Another innovative, technology-driven educational tool the college is touting is the eLearning Café, a learning support website that assists students in developing skills, strategies and behaviors for academic success. It’s a great tool for students no matter where they are in their academic careers. It’s open to everyone, not just college students.

Students say the rural campuses offer welcoming, professional learning environments. Student Anna Jordan is impressed with the friendly, supportive atmosphere.

“I’m able to study in a way that suits me best,” says Jordan. “And I have an instructor on campus full-time, five days a week who’s here to answer any questions that I have. It’s proving to be very helpful.”

Getty agrees that the environment is professional and positive. It’s easy to stay on track because everyone is there to learn, and the teachers are there to help.

“If you have any questions they can answer them, and if they can’t answer them, they can find you the answers,” he says.

Pregernig says she’s encouraged to see students responding positively to the method of programming offered at the rural locations. One-on-one teaching and technological tools are proving successful. Community and camaraderie have been created in the small classroom settings.

“I find the students are not afraid to ask for help and are extremely motivated to get their work done and to do it well,” she says. “We have a very positive atmosphere in our building. Our students are always willing to help each other.”

It’s a comment heard on other Lethbridge College campuses.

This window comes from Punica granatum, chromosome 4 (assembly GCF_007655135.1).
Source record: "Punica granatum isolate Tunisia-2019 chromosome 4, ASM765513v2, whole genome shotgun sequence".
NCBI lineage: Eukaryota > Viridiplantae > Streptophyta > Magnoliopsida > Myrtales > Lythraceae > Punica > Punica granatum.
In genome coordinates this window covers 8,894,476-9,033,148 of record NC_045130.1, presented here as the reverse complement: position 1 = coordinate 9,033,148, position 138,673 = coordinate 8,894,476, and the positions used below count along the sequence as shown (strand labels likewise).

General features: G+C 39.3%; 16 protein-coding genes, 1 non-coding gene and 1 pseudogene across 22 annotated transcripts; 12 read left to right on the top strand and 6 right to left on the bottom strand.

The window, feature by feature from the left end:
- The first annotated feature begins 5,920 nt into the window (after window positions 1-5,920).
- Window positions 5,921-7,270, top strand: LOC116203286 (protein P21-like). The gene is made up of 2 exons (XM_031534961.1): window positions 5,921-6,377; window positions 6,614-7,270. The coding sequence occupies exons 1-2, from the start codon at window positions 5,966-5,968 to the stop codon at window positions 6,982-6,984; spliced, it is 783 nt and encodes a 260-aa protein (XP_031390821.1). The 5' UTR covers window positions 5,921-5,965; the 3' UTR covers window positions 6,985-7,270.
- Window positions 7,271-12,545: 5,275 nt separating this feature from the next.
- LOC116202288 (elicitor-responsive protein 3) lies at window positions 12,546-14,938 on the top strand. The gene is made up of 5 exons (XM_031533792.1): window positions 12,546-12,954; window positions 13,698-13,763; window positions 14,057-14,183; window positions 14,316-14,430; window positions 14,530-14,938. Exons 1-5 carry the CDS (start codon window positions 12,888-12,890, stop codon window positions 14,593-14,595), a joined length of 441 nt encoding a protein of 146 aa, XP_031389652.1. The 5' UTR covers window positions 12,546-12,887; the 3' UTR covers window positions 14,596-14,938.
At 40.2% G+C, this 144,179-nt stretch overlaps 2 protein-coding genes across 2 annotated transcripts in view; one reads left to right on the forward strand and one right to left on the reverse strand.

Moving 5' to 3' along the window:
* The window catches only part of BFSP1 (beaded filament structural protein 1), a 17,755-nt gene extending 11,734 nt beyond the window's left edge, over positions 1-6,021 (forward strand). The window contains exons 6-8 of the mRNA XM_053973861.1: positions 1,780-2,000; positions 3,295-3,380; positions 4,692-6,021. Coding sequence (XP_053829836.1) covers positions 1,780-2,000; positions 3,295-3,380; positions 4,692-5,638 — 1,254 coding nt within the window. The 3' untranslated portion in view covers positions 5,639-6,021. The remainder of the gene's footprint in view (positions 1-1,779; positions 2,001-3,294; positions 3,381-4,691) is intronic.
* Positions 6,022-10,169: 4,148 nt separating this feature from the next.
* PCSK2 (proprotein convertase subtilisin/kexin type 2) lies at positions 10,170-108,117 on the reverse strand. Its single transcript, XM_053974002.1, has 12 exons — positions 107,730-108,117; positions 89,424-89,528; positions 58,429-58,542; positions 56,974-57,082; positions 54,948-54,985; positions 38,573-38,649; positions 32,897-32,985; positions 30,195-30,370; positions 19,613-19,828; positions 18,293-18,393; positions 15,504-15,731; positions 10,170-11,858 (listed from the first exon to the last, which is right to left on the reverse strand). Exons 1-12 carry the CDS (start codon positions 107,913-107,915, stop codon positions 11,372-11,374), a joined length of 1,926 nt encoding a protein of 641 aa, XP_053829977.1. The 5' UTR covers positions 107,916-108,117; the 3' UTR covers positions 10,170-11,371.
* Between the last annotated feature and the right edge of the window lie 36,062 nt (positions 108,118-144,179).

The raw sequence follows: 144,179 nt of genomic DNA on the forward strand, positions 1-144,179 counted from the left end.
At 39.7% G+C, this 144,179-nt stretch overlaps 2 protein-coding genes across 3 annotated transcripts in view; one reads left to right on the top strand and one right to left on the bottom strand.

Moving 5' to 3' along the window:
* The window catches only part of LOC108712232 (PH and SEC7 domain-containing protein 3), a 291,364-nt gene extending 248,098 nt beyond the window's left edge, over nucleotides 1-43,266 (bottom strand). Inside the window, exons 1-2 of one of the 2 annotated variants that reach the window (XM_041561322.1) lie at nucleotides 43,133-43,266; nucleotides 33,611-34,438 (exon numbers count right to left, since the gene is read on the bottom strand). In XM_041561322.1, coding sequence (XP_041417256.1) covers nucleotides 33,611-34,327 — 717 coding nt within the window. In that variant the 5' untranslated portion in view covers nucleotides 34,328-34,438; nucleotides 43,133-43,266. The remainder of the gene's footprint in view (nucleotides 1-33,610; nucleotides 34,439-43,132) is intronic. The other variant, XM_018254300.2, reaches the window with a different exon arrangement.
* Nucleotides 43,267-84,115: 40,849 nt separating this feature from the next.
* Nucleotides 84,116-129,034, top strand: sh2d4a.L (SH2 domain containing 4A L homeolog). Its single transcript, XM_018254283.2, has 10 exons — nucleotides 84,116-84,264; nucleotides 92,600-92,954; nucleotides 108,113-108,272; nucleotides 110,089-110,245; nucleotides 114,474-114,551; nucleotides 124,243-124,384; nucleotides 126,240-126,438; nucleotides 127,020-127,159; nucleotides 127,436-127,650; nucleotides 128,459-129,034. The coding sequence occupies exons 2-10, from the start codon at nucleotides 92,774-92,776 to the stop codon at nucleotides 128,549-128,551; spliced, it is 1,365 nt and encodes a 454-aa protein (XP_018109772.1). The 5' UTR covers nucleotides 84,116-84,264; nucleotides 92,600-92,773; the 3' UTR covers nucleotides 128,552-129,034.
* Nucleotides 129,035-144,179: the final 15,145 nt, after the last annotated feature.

All four offer academic upgrading, using blended-learning strategies such as lectures by video conferencing and online courses to full- and part-time students. They also offer an introductory course in the Early Childhood Education program, taught by video conferences that connect to an instructor on Lethbridge College’s main campus.

At the Fort Macleod campus, students can enroll full-time in the first semester of the Wind Turbine Technician program, while a course in basic construction is offered in Crowsnest Pass, and a course in basic welding is offered in Claresholm.

As of last fall, one student in Pincher Creek is taking a course from the Special Needs Educational Assistant program, using video conferencing, and part-time students were accessing the course from Magrath and Grassy Lake.

Lethbridge College is planning to expand course offerings, and will continue to incorporate blended-learning tools and new technologies into the classrooms.

Lethbridge College is also co-operating with other post-secondary institutions to provide learning. For example, the Claresholm, Crowsnest Pass and Pincher Creek campuses also deliver courses by Bow Valley College (Calgary) in Practical Nursing and Early Learning and Childcare in order to complete programs. The Claresholm and Pincher Creek campuses deliver courses from SAIT in the Emergency Medical Responder program.

Education is becoming increasingly more flexible and accessible thanks to technology. Blended- and online-learning tools are allowing Lethbridge College to reach students in new and exciting ways. Offering programming at the rural campuses is just the beginning.


Rural campus contacts

Claresholm Campus5202 Fifth Street E.

Christina Burrows

Email: christina.burrows@lethbridgecollege.ca

Phone: 403-625-4231

Crowsnest Pass Campus

MDM Community Centre

2802 222nd St.


Colleen Frier

Email: c.frier@lethbridgecollege.ca

Phone: 403-562-2853

Fort Macleod Campus

521 26th St.

Roberta Maclvor

Email: roberta.macivor@lethbridgecollege.ca

Phone: 403-553-4788

Pincher Creek Campus

Co-Op Ranchland Mall

1300 Hewetson Ave.

Shelley Ingram

Email: shelley.ingram@lethbridgecollege.ca

Phone: 403-627-4478

Wider Horizons
Megan Shapka
Original Publication Date: